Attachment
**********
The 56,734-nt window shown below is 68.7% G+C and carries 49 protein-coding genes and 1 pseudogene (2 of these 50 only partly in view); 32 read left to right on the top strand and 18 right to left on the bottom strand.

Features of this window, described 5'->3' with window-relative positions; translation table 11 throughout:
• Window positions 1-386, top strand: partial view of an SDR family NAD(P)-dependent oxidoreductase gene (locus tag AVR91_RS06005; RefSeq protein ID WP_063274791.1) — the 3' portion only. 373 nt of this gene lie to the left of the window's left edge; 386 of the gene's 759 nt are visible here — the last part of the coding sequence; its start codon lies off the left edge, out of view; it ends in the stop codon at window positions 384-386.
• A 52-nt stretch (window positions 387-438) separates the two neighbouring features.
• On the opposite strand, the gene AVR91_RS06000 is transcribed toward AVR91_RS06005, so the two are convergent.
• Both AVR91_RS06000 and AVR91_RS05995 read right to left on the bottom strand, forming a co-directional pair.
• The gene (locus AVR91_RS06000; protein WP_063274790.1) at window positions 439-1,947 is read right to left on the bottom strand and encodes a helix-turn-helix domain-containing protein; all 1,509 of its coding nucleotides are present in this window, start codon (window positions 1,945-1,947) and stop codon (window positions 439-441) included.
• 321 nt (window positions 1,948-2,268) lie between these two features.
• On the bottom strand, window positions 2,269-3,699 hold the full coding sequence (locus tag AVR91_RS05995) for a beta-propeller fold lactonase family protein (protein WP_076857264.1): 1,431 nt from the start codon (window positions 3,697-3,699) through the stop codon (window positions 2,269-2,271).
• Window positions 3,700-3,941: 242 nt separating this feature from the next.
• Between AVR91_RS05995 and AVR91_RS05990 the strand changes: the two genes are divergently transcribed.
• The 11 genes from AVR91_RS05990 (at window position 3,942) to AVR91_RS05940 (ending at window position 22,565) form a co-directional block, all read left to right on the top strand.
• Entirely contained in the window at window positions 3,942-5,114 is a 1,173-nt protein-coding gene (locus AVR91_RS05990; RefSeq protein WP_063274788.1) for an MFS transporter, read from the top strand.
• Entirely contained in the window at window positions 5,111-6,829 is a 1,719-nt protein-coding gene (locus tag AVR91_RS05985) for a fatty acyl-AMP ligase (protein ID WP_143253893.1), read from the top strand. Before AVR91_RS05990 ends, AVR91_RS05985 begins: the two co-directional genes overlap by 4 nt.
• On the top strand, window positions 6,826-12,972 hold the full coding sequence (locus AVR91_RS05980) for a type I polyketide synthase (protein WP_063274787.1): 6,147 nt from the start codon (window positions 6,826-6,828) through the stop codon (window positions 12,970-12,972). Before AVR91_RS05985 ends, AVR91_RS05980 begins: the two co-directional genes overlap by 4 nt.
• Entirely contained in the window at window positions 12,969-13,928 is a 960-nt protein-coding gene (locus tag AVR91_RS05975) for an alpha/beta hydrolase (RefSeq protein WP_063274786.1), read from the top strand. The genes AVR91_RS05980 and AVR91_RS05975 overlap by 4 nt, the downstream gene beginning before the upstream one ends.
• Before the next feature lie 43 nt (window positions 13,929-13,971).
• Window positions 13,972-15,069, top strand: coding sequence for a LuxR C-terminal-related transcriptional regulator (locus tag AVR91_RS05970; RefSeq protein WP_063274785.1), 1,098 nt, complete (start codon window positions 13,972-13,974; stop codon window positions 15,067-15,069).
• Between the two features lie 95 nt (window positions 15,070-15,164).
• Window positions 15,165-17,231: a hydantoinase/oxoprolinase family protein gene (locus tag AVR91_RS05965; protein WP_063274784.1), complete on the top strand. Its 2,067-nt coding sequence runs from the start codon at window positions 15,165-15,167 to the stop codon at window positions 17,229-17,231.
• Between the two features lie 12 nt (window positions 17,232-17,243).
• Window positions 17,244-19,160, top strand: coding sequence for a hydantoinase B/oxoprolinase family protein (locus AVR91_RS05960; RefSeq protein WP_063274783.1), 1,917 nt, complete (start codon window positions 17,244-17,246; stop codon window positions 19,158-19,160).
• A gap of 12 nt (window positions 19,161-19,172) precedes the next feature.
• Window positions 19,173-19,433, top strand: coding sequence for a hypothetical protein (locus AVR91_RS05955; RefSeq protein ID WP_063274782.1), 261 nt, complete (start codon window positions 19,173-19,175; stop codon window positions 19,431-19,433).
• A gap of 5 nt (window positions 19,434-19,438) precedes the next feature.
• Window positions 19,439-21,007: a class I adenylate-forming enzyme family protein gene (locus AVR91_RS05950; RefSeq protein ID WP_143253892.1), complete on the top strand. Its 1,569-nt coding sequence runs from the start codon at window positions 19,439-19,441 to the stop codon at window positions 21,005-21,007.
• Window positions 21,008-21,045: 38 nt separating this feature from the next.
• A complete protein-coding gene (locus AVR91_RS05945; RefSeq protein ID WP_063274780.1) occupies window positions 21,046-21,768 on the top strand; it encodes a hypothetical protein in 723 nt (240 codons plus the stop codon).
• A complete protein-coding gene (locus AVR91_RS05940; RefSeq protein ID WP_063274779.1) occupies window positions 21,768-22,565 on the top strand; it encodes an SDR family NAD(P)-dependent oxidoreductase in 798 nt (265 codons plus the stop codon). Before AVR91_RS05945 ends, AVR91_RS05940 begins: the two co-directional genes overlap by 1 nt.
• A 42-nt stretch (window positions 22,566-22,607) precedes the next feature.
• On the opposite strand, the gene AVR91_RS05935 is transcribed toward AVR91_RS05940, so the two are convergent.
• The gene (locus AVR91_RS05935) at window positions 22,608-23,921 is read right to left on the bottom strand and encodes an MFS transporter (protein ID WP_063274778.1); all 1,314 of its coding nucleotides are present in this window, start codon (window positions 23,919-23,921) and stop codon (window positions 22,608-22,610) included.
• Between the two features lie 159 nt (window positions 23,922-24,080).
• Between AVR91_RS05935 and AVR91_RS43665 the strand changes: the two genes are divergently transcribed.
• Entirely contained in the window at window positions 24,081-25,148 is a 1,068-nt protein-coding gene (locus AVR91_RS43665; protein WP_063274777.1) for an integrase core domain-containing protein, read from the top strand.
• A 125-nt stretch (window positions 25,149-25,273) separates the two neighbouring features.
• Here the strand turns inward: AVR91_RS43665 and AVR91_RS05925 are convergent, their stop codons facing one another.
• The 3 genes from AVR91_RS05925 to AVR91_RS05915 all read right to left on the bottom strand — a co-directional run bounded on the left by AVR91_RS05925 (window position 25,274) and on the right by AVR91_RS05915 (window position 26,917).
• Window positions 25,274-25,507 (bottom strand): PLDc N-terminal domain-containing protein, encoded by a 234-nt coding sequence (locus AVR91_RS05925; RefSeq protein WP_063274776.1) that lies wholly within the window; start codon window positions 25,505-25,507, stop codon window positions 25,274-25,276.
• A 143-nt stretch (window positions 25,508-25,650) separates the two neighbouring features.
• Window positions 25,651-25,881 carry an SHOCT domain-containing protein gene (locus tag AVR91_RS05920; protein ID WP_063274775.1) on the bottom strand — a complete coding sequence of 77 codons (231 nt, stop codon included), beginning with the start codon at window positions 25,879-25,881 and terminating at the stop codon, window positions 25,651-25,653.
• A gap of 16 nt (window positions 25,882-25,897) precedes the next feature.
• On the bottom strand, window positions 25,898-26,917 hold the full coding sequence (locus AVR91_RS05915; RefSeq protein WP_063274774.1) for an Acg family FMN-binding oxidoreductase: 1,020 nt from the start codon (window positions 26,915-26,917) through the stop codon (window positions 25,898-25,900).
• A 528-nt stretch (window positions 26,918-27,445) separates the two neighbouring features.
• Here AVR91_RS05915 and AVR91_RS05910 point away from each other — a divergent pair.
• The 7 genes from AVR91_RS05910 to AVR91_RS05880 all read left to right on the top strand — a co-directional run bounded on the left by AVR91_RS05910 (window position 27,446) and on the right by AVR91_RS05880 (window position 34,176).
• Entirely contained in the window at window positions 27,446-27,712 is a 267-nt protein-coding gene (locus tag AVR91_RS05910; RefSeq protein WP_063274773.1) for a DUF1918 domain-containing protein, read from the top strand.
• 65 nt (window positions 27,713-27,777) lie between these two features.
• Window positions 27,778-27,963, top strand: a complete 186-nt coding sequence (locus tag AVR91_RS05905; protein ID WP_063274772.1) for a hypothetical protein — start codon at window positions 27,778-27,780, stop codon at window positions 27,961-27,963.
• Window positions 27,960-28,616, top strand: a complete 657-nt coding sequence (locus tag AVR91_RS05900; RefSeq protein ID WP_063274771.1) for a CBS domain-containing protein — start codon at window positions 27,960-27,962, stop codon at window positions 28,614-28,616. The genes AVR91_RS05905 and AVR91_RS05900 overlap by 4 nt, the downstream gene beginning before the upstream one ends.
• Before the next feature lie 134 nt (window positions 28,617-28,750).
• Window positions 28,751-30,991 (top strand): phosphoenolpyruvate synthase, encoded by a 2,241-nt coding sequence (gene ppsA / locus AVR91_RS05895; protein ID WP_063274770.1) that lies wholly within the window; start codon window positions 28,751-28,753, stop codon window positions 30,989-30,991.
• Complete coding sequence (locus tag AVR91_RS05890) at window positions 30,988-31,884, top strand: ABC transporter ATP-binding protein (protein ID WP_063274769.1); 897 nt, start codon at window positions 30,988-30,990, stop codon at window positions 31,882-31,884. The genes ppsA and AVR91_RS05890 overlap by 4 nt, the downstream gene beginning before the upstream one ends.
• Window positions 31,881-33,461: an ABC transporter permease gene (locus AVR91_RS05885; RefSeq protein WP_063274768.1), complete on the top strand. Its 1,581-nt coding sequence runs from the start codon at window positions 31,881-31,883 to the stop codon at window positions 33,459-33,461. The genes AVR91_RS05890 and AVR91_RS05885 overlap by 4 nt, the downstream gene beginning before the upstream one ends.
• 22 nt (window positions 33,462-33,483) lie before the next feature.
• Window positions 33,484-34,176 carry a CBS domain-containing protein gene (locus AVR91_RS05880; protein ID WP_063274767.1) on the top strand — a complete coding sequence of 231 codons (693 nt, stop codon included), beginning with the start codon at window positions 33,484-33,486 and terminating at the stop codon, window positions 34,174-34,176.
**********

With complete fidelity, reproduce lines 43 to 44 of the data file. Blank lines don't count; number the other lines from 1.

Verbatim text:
• On the bottom strand, window positions 25,898-26,917 hold the full coding sequence (locus AVR91_RS05915; RefSeq protein WP_063274774.1) for an Acg family FMN-binding oxidoreductase: 1,020 nt from the start codon (window positions 26,915-26,917) through the stop codon (window positions 25,898-25,900).
• A 528-nt stretch (window positions 26,918-27,445) separates the two neighbouring features.